Common Core, a Work in Progress
There is nothing sacred about Common Core, the educational standards that are attracting renewed criticism as the school year begins. The standards, which are intended to ensure that students graduate from high school prepared to do college-level work, were not handed down from the heavens on stone tablets. They are a major improvement over previous standards in most states, but they remain a work in progress.
Teachers, students and parents will all experience growing pains as they adjust to changing standards, and proponents of Common Core should take those complaints seriously and make necessary adjustments. At the same time, the standards represent a new baseline for student achievement. Any state that withdraws from Common Core, or that rejects it outright, has a responsibility to put forward measures that are equally high or higher.
One state has already failed that test: Oklahoma, which repealed Common Core in June and reverted to its previous academic standards. South Carolina has also pulled out, but it wisely delayed the move until the 2015-2016 school year, giving itself time to develop and adopt its own college-readiness benchmarks, a step Indiana took this year.
The nation's governors developed Common Core in response to concerns that the dumbing down of standards in some places had left U.S. students at the middle and back of the pack on international tests. The governors did not, as is often thought, devise a national curriculum, which remains the province of states and local school districts. Whatever textbooks or pedagogical methods districts choose to use is their business, so long as students master the skills required.
More than 40 states remain committed to Common Core. A handful have adopted cosmetic tweaks or cut their ties with the consortium that develops tests geared to the standards. That is their right, which helps put the lie to the argument that Common Core is a federal takeover of public education, which Louisiana Governor Bobby Jindal, a possible Republican presidential contender in 2016, is now making in federal court.
After unsuccessfully trying to withdraw Louisiana from Common Core over the objections of his hand-selected superintendent of education, Jindal is now suing the Barack Obama administration, claiming it forced the new benchmarks upon the states. That's a creative legal argument, since Jindal himself enthusiastically and voluntarily signed up for Common Core in 2010.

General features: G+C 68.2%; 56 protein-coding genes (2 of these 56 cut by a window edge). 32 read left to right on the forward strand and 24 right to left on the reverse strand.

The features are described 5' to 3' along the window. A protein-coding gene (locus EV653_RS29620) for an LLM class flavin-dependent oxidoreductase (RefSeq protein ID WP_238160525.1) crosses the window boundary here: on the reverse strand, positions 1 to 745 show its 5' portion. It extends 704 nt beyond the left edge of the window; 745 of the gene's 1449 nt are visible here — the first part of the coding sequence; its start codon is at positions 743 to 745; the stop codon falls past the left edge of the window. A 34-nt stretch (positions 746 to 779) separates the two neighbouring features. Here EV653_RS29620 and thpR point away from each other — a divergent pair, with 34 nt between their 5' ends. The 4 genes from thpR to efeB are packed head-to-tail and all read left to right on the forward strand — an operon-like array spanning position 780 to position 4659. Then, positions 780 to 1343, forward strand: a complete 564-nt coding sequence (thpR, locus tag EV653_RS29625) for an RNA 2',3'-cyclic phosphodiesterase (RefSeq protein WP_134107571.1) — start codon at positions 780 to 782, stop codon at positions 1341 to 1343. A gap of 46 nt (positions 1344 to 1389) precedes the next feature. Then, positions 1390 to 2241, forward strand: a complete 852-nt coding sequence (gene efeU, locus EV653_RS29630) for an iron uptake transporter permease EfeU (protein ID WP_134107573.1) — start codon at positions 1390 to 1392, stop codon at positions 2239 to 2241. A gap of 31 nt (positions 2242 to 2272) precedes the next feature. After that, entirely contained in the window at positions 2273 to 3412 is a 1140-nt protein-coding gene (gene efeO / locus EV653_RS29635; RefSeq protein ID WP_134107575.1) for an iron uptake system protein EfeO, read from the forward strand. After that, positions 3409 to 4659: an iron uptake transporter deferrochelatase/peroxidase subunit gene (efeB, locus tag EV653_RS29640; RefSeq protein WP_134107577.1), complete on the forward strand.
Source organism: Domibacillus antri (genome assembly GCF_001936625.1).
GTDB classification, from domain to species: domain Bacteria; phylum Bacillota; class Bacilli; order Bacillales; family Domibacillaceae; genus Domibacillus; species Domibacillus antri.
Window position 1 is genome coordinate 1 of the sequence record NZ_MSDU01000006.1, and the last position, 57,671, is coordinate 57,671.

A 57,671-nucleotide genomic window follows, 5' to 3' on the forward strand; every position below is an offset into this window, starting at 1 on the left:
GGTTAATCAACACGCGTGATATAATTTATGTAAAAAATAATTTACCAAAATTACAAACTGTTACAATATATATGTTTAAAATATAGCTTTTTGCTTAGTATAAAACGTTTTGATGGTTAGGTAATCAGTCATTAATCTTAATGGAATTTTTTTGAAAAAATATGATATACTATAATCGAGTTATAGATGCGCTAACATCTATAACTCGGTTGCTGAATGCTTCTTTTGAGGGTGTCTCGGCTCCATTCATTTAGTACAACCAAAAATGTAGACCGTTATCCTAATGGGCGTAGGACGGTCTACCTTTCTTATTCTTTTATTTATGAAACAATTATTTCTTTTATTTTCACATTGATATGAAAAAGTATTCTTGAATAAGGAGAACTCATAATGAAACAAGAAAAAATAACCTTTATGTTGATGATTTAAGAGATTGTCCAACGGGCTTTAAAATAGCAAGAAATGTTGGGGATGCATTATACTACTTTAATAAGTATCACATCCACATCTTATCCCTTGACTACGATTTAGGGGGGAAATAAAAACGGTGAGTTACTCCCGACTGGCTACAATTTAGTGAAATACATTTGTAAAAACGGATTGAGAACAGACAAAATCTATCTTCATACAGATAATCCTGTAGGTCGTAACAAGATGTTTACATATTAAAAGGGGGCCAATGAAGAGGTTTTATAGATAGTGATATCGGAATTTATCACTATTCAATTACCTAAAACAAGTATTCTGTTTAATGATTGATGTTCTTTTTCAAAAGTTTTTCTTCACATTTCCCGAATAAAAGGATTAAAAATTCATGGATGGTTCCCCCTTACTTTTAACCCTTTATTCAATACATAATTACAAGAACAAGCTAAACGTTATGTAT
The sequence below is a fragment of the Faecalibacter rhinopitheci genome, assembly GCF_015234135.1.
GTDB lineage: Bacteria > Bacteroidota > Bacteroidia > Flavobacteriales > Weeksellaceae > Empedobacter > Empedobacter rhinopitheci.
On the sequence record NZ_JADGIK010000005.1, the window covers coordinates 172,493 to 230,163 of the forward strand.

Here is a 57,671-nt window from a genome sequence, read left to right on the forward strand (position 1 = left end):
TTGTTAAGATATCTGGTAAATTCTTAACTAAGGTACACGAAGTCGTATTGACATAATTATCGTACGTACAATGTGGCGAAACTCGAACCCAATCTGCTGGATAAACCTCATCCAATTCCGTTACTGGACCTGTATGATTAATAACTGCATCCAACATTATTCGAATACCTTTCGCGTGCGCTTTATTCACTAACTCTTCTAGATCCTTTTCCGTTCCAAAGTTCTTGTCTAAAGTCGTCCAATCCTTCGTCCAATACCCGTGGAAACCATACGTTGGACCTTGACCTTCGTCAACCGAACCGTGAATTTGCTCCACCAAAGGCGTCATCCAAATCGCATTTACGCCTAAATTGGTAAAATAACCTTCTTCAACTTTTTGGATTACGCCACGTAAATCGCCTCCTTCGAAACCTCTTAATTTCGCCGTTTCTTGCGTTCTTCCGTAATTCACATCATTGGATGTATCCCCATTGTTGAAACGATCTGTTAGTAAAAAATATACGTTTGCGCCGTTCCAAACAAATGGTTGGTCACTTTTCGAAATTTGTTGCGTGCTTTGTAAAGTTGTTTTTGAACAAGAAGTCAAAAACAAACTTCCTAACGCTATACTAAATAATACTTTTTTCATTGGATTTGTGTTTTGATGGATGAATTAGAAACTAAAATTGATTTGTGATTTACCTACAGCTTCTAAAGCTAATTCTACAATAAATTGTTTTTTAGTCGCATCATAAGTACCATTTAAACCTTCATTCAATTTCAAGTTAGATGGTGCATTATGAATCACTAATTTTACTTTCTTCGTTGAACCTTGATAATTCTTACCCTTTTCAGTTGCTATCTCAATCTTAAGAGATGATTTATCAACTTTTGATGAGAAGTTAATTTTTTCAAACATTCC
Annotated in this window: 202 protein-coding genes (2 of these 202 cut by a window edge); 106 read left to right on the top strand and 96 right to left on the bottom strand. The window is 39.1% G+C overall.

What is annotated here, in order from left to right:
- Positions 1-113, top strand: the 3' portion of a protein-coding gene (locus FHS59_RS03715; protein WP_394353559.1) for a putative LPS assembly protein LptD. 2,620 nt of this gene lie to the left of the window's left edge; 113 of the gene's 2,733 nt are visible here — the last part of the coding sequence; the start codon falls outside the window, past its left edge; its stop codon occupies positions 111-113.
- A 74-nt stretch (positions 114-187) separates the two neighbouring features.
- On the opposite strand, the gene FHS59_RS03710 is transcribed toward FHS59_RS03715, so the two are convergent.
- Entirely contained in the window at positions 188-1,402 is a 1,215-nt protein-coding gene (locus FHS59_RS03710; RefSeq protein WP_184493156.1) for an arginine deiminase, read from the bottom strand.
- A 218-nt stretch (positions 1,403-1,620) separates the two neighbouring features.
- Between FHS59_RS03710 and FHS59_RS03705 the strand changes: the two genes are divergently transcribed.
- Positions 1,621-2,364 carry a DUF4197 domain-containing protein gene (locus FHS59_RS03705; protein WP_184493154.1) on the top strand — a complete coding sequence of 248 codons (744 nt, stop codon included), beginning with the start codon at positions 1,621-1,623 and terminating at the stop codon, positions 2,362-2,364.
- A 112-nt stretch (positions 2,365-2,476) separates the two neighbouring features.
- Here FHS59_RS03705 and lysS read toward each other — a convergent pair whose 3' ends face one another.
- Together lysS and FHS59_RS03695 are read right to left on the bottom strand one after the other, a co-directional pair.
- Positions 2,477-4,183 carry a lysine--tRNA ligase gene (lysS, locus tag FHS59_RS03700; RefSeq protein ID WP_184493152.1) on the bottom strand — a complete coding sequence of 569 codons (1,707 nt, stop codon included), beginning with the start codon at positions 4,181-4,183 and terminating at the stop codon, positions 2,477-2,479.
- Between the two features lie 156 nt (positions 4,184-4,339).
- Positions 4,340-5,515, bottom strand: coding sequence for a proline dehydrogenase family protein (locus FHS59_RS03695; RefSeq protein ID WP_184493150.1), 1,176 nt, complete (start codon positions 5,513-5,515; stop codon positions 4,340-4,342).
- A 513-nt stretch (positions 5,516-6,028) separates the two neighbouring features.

Jindal complains that the Obama administration has tied federal funding to the adoption of Common Core. As he surely knows, however, states (such as Texas) that choose not to embrace Common Core can adopt their own college-readiness standards without losing federal funding, provided the Department of Education or their state college system signs off on them.
Indiana earned federal approval for its new measures because they resemble Common Core's. Oklahoma did not because the old standards it kept are not tied to the new college-readiness levels. That may explain why it did not even bother asking the Oklahoma university system to approve them. Last week, the U.S. Department of Education properly withdrew a federal waiver that allowed Oklahoma to qualify for federal funding under the 2002 federal law No Child Left Behind.
Jindal, meanwhile, is unlikely to succeed in court, and that's good news for schoolchildren in Louisiana, which ranks 48th out of 50 states in educational achievement, ahead of only West Virginia and Mississippi.
Education remains the domain of the states. But if they want federal education money, they have to raise their standards and start sending more kids to college who are actually ready to do the work.
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